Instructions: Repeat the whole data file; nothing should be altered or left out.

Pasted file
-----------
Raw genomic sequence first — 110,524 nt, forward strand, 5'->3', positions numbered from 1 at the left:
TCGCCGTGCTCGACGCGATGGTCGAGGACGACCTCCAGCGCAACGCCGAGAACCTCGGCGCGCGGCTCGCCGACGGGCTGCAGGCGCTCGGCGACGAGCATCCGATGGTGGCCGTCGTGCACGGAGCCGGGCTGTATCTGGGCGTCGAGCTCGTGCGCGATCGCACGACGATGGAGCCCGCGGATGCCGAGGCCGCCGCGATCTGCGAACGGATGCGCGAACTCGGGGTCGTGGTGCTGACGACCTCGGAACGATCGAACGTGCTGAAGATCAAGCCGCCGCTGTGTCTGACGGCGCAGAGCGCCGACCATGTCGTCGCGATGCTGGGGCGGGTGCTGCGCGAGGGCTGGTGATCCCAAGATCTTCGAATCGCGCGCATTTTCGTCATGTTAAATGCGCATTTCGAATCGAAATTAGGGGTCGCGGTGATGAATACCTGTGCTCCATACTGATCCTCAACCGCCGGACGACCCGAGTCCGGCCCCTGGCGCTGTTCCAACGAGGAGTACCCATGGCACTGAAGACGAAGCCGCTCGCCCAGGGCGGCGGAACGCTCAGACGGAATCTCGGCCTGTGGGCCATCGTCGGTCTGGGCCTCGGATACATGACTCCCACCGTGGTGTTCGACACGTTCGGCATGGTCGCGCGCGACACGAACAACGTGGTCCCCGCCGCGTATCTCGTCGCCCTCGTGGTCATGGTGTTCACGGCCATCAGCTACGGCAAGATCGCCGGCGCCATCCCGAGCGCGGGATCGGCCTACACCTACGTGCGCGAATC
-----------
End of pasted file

Raw genomic sequence first — 110,524 nt, forward strand, 5'->3', positions numbered from 1 at the left:
TCGCCGTGCTCGACGCGATGGTCGAGGACGACCTCCAGCGCAACGCCGAGAACCTCGGCGCGCGGCTCGCCGACGGGCTGCAGGCGCTCGGCGACGAGCATCCGATGGTGGCCGTCGTGCACGGAGCCGGGCTGTATCTGGGCGTCGAGCTCGTGCGCGATCGCACGACGATGGAGCCCGCGGATGCCGAGGCCGCCGCGATCTGCGAACGGATGCGCGAACTCGGGGTCGTGGTGCTGACGACCTCGGAACGATCGAACGTGCTGAAGATCAAGCCGCCGCTGTGTCTGACGGCGCAGAGCGCCGACCATGTCGTCGCGATGCTGGGGCGGGTGCTGCGCGAGGGCTGGTGATCCCAAGATCTTCGAATCGCGCGCATTTTCGTCATGTTAAATGCGCATTTCGAATCGAAATTAGGGGTCGCGGTGATGAATACCTGTGCTCCATACTGATCCTCAACCGCCGGACGACCCGAGTCCGGCCCCTGGCGCTGTTCCAACGAGGAGTACCCATGGCACTGAAGACGAAGCCGCTCGCCCAGGGCGGCGGAACGCTCAGACGGAATCTCGGCCTGTGGGCCATCGTCGGTCTGGGCCTCGGATACATGACTCCCACCGTGGTGTTCGACACGTTCGGCATGGTCGCGCGCGACACGAACAACGTGGTCCCCGCCGCGTATCTCGTCGCCCTCGTGGTCATGGTGTTCACGGCCATCAGCTACGGCAAGATCGCCGGCGCCATCCCGAGCGCGGGATCGGCCTACACCTACGTGCGCGAATC